The OFOVC supports this bill as we have heard from older adult victims of crime, and their advocates, who have identified the impacts of crime and how their needs can be better addressed. We have heard from victims of elder abuse who have shared that they have suffered from serious health implications and psychological problems, including high levels of stress and depression, and increased feelings of vulnerability and helplessness. They have told us that they felt as though they were victimized due to their reduced physical strength and/or mental capacity, when compared against younger individuals. Often, older victims tell us of circumstances in which they were increasingly frail with multiple and concurrent health complications, ultimately leaving them even more vulnerable to criminal victimization. Moreover, elder abuse is often referred to as a silent crime, as an older adult may experience shame or guilt when the perpetrator harming them is a member of their family, or someone they are dependent on in a care-giving capacity1. In these situations, older adults may be hesitant or unable to report the crime to the police.

What also adds to this issue is that Canada's senior population is the fastest growing age group to date. Demographic analysis of the aging population estimates that by 2036 there will be more than 10 million Canadians over the age of 652. Therefore, as the population grows and ages, so to will the number of victims and their potential vulnerability to crime and abuse. From this perspective, it is important to ensure that Canada has the tools in place to appropriately respond to crimes against older adults. The passage of Bill C-36 would represent one such tool to ensure that the Criminal Code can effectively respond to the growing and aging population, as well as respond, with appropriate sentencing, to the subsequent increased likelihood of crimes committed against older adults.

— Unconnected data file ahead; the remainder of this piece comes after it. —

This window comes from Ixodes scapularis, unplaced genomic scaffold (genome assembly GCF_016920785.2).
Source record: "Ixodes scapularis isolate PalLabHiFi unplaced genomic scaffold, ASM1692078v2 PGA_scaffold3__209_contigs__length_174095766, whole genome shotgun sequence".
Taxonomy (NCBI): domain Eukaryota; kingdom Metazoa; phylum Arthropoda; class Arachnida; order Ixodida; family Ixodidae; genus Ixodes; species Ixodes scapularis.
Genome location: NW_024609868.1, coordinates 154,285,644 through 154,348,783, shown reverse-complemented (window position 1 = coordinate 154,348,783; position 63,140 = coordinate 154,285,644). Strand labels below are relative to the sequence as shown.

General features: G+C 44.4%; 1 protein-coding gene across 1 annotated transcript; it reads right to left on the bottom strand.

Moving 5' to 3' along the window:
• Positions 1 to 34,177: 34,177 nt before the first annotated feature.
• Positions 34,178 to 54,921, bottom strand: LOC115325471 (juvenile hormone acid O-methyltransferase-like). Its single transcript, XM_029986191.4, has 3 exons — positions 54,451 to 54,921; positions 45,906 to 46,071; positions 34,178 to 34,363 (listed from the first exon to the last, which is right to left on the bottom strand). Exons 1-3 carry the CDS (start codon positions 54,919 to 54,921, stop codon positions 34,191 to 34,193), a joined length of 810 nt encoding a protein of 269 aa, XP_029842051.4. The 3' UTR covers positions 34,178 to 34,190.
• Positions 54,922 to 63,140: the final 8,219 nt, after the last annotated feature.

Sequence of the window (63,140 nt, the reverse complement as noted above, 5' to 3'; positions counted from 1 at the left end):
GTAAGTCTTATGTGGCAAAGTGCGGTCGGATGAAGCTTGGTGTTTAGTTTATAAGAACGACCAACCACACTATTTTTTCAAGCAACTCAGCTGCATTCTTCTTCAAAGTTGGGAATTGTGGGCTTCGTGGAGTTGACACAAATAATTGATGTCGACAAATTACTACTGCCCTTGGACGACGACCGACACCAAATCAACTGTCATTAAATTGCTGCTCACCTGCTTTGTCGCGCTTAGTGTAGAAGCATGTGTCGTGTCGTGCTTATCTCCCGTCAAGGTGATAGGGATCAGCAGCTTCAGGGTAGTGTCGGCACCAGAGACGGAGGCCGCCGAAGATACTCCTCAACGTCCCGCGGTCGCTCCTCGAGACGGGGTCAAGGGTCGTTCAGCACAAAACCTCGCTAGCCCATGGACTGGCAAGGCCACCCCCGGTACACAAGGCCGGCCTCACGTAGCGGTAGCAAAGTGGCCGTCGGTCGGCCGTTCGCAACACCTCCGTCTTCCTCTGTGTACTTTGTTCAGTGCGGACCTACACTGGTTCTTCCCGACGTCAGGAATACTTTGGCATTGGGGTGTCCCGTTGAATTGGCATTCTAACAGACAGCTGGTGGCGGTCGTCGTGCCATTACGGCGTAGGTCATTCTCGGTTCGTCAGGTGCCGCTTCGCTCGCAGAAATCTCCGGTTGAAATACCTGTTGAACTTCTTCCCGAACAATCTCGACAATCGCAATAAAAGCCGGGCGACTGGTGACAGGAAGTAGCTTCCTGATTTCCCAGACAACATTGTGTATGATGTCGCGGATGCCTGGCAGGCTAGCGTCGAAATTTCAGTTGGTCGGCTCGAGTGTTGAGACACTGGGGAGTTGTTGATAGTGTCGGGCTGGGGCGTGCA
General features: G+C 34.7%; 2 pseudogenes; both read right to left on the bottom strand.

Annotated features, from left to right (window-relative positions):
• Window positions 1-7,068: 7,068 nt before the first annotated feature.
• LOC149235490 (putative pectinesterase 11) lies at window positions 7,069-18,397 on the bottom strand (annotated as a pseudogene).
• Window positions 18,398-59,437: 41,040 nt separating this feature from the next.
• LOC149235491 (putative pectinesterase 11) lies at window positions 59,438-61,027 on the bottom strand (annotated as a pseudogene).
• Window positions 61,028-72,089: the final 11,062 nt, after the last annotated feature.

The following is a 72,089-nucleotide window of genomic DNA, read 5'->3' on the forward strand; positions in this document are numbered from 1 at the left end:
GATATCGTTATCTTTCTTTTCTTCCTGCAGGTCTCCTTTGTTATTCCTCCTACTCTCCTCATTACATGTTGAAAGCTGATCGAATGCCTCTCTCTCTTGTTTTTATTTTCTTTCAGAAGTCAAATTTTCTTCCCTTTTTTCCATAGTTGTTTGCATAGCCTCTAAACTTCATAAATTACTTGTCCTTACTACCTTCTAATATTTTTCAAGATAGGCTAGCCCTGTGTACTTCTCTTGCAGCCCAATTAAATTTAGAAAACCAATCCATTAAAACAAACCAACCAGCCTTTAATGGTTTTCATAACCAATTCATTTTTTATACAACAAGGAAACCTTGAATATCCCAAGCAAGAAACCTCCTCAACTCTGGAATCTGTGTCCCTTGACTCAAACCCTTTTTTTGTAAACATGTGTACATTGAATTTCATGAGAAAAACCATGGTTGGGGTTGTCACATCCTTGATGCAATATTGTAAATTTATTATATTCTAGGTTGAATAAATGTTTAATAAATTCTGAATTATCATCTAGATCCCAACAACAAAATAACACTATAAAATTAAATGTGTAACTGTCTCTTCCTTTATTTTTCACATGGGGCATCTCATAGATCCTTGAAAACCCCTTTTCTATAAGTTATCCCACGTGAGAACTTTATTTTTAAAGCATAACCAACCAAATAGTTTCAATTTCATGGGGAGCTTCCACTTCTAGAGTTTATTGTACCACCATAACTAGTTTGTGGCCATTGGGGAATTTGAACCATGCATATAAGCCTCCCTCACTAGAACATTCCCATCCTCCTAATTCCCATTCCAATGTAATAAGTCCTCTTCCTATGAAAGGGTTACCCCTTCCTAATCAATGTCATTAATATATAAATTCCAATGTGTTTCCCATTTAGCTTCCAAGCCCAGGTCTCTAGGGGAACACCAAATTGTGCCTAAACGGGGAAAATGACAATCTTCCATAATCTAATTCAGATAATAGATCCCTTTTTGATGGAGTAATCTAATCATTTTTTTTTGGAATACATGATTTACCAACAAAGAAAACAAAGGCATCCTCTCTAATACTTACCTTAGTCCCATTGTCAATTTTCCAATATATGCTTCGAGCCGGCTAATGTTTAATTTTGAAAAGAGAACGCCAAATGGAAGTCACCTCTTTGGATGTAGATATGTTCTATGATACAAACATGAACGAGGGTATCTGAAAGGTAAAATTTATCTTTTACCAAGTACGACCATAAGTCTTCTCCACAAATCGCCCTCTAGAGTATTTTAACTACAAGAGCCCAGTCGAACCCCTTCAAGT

Conclusion

Taking into account this information and what we have been hearing from older victims, the OFOVC strongly supports the inclusion of vulnerability due to age as an aggravating factor for sentencing as it will contribute to increasing awareness and prevention to protect vulnerable older adults. However, with this being said, the proposed amendments to the Criminal Code provided for in Bill C-36 should not be considered as a universal solution for preventing and responding to elder abuse. As we know, elder abuse is widely understood to be a silent crime as it is often not reported to police. Therefore it is important to note that the inclusion of vulnerability due to age as an aggravating factor for the purposes of sentencing will not address those circumstances where a crime is not reported. From this perspective, the OFOVC urges Parliamentarians to consider issues of elder abuse from a broader perspective and work towards ensuring Canada has the tools not only to effectively respond to elder abuse through sentencing, but to promote awareness and prevent it from occurring in the first place.


  1. 1. Bain, P, and Spencer, C. (2009) Winnipeg Police. "Take Action against Elder Abuse Fact Sheet" Accessed December 2012, at: http://www.winnipeg.ca/police/TakeAction/elderabusefacts/FactSheet_4.pdf   (return to Footnote 1)
  2. 2. Human Resources and Skills Development Canada (2012) "Indicators of Well-Being in Canada" Accessed December 2012, at: http://www4.hrsdc.gc.ca/.3ndic.1t.4r@-eng.jsp?iid=33  (return to Footnote 2)